Many more searches and rescues: First responders are busy

The sheriff’s office this year has had 330 calls for search and rescue in Snohomish County.

INDEX — With COVID-19 keeping everyone cooped up, trailheads and waterways have been congested as people look to escape to the outdoors. Crowds have packed some of the county’s hottest destinations, and Snohomish County Search and Rescue has been inundated with calls for help.

Since January 1, the sheriff’s office has responded to 330 calls for search and rescue in Snohomish County. Sheriff’s spokeswoman Courtney O’Keefe said that in the same time span in 2019, the county received approximately 280 calls, and in the years prior it was closer to 200.

A pair of rescues in east Snohomish County on Aug. 27 are just two examples of the extraordinarily busy summer search-and-rescue teams are having.

At 10 a.m. that day, Snohomish County Sheriff’s Office Search and Rescue launched the helicopter SnoHawk 10 to extract a hiker that slipped on a log and seriously injured his shoulder near Mica Lake.

A few hours later, the crew was called to a popular climbing location outside Index to extract a woman who suffered head and possible spinal injuries in a fall.

Chief Pilot Bill Quistorf flew both rescue attempts last week, alongside Deputy Einar Espeland and three Snohomish County Helicopter Rescue Team volunteers. He said he has definitely seen a noticeable uptick in work this year.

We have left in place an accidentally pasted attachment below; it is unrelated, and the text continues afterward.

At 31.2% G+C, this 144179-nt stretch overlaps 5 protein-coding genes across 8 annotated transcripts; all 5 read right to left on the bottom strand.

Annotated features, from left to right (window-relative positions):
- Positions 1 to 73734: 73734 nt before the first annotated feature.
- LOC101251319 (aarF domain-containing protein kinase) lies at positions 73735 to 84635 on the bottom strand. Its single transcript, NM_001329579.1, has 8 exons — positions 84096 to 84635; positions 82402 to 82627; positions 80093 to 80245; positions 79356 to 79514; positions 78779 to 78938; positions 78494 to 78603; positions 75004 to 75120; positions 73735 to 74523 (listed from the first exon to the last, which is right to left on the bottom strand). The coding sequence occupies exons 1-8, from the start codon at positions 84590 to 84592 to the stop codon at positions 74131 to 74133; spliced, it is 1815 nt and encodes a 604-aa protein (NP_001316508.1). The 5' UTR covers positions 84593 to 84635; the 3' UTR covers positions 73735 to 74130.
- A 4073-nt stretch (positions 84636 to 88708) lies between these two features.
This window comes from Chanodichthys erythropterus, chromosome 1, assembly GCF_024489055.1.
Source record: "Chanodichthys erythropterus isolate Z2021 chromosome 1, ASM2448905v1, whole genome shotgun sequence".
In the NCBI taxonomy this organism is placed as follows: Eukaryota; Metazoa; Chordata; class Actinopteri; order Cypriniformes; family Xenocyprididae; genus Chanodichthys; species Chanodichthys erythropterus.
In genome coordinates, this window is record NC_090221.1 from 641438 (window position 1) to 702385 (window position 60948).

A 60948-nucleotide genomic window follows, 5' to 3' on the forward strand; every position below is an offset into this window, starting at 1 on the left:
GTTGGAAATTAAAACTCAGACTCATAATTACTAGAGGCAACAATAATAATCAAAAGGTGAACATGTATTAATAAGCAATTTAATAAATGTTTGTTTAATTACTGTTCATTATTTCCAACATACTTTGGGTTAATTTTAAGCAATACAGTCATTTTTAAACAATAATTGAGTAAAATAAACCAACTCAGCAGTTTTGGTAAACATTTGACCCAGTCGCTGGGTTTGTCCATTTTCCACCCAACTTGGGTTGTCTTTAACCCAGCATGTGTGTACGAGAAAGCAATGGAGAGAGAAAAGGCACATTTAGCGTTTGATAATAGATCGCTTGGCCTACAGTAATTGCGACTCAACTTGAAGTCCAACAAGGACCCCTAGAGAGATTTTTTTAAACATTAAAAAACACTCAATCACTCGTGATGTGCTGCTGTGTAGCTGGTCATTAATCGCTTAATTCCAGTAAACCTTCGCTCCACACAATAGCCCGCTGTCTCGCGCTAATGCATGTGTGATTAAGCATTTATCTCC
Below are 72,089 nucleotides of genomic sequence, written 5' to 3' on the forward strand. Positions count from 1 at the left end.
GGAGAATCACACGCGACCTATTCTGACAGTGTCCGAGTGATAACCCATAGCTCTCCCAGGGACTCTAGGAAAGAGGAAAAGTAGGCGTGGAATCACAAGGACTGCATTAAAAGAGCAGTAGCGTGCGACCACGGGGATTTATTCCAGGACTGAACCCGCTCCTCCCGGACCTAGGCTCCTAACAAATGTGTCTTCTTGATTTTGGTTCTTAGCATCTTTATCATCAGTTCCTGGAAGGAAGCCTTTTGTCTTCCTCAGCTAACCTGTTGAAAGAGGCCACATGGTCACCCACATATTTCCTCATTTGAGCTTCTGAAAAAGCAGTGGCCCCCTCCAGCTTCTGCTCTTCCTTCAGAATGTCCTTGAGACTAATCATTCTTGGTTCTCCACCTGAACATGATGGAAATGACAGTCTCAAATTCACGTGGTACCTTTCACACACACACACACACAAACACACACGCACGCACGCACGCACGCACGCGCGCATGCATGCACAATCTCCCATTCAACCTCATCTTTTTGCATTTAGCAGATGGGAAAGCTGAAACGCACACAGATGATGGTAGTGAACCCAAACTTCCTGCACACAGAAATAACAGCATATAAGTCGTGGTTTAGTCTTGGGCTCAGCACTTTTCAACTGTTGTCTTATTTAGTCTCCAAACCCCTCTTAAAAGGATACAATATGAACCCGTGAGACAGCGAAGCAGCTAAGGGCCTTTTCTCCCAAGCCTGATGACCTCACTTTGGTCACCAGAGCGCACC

“The biggest thing is just not to take any undue risk,” Quistrof said to those looking to traverse the county’s wilderness. Accidents happen, but he said being aware can keep you alive.

The pilot said high winds, tall trees, dangerous terrain and severe injuries heightened the difficulty of the response outside of Index.

“Index Town Wall presents some non-typical hazards that we normally don’t deal with in the mountains,” Quistorf said.

In a coordinated response with Sky Valley Fire, rescuers moved the injured climber 100 yards so she could safely be extracted. No update was available Friday on the climber’s condition.

In aerial rescue attempts, Quistorf said, he learned early on that urgency clouds decision making, so he and the crew step back, evaluate the situation and approach each rescue deliberately.

Snohomish County Sheriff’s Office helicopters parked at the agency’s search-and-rescue headquarters near Snohomish. (Chuck Taylor / Herald file)

Snohomish County Sheriff’s Office helicopters parked at the agency’s search-and-rescue headquarters near Snohomish. (Chuck Taylor / Herald file)

“If there had been any stronger winds, I wouldn’t be able to hold position overhead,” Quistorf said. “It really does take a lot of practice and experience to be able to pull that off and have the confidence in the aircraft.”

Snohomish County is one of four in the state with assets to perform backcountry, mountainous rescues in only a few hours, he said.

“Our county is really fortunate to have the capabilities we do have with the rescue helicopter and the smaller search helicopter,” Quistorf said.

For those planning to do backcountry hiking, Quistorf said, carrying a personal locator beacon can help rescuers reach you should disaster occur.

Ian Davis-Leonard: 425-339-3448;; Twitter: @IanDavisLeonard.

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